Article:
The Self-Serving Bias: Protecting Your Ego at all Costs
If there’s one cognitive resource that you tend to use frequently almost without realizing it, it’s the self-serving bias. It defines your tendency to blame external factors when negative things happen for which you’re responsible. Indeed, it’s often an exasperating behavior you use to protect your ego.
As an example, if you were to claim a teacher suspended you because they didn’t like you, that’d be an example of self-serving bias. You reinforce a series of imaginary beliefs to validate yourself. In other words, you make a mental effort to facilitate the self-protection of your own worth and competence.
It’s true that you need to protect your fragile self-esteem. However, it’s one thing to preserve a positive view of yourself and another to fall into the trap of self-deception and even unethical conduct. As a matter of fact, the self-servicing bias has been frequently investigated in the field of social psychology as being associated with problematic and harmful attitudes.
Let’s take a closer look.
Studies suggest that the self-serving bias is extremely common in the Western mindset, but not in countries like Japan.
The self-serving bias
The self-serving bias is nothing more than a mental strategy that seeks to maintain the positivity of your self-concept. In order to do this, you apply an internal attribution when the events are positive and an external attribution when the circumstances are negative. For instance, if your boss gives you a promotion, it’s obviously because you possess exceptional qualities and deserve it.
On the other hand, if they deny you a higher-ranking position, you believe it’s because they don’t know how to value you as you deserve. Also, you might consider that there are hidden reasons stopping you from climbing the ladder. As you can see, with these artificial beliefs, you effectively wrap your ego in armor so that it can’t be hurt.
This curious but recurring attributional bias was first defined by psychologists Dale T. Miller and Michael Ross in a 1975 study. They gave an example of the self-serving bias as being the fact that, as a rule, people believe they’re better drivers than the rest.
If you have any mishap, the responsibility always belongs to others. It’s never your own.
Manipulating yourself to protect your self-esteem
The self-serving bias may seem like a negative mental resource. Nevertheless, in many cases, this mental strategy also fulfills a necessary purpose. In fact, it’s a self-esteem defense mechanism.
Your set of perceptions, evaluations, thoughts, and feelings directed toward yourself must be positive in order to safeguard your well-being. Self-esteem is, after all, the backbone of your psychological balance. Therefore, the self-serving bias protects you and protects the positive vision that you have of yourself.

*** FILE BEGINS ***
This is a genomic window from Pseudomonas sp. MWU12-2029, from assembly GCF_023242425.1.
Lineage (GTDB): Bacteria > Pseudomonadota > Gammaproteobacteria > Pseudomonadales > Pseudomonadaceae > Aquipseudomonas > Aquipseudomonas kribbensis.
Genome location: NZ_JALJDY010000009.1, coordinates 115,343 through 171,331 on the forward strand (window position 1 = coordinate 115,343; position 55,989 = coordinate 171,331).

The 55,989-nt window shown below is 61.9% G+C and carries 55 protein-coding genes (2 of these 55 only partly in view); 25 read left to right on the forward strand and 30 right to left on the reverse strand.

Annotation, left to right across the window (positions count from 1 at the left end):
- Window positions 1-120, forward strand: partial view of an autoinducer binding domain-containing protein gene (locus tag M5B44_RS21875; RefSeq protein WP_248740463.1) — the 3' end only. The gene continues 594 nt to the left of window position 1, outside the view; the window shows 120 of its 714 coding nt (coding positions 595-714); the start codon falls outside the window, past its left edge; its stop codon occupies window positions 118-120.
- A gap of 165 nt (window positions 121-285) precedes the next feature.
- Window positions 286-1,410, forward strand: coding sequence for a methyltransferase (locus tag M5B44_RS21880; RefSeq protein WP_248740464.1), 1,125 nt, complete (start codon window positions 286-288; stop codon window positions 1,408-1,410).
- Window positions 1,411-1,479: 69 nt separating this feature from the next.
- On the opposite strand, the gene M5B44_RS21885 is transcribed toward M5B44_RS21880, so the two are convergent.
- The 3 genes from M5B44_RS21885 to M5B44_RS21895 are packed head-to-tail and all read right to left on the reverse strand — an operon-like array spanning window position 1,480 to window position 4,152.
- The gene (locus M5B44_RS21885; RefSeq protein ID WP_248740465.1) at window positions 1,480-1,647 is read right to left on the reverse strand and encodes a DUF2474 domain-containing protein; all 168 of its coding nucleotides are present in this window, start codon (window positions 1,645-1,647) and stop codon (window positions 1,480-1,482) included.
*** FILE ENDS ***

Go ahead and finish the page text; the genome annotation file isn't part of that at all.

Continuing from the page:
One example of this approach would be the worker who doesn’t get a particular job and attributes it solely to the social and economic crisis. In this way, they’re able to continue to maintain a positive approach to their abilities and worth. Self-serving bias is also evident in the individual who’s been abandoned by their partner and assumes that, in the future, it’ll always be better to keep their distance from those who don’t love them as they deserve.
However, sometimes, the protection stops being healthy and becomes problematic. In effect, it blindfolds you. Because taking credit for yourself and blaming others for your failures prevents you from taking responsibility for realities that you could improve if you were to accept your failures.
The self-serving bias, in addition to protecting your ego, gives you a rather ambiguous false sense of control. You consider that everything good that happens to you is your responsibility, but mistakes and failures are the results of external and uncontrollable forces.
The self-serving bias and depression
Interestingly, the self-serving bias is also present in people with depressive disorders. Only in these cases, it works the other way around. It doesn’t protect their self-esteem, it constantly annihilates and boycotts it.
These kinds of people think that when good things happen to them, they’re the result of luck or external factors. However, they believe that the bad things that happen to them are their own fault. This mental schema is clearly harmful.
According to several studies, managers often blame their subordinates when their company doesn’t perform well, while the company’s workers blame external circumstances.
Individualistic cultures and selfishness
The Korean philosopher, Byung Chul Han, points out that the society of the 21st century is no longer a disciplinary society, but a society of achievements. Therefore, people need to achieve things and conquer goals at all costs. In this attempt to reach increasingly more goals, they often apply the self-serving bias.
Consequently, when you’re successful you attribute it to yourself, but when you fail you blame the environment, the circumstances, or whoever tripped you up. In reality, assuming this idea makes it difficult for you to constantly achieve. Because it prevents you from delving any deeper into your mistakes.
This bias is extremely common in the Western world, and in what many call individualistic cultures. However, countries like Japan or even Korea, have an alternative vision. They believe that if you fail, the responsibility is yours and you must repair that mistake.
Finally, it never hurts to reflect a little on the attributions that you make in your daily life. After all, perhaps, not everything that happens to you is due to external causes.It might interest you...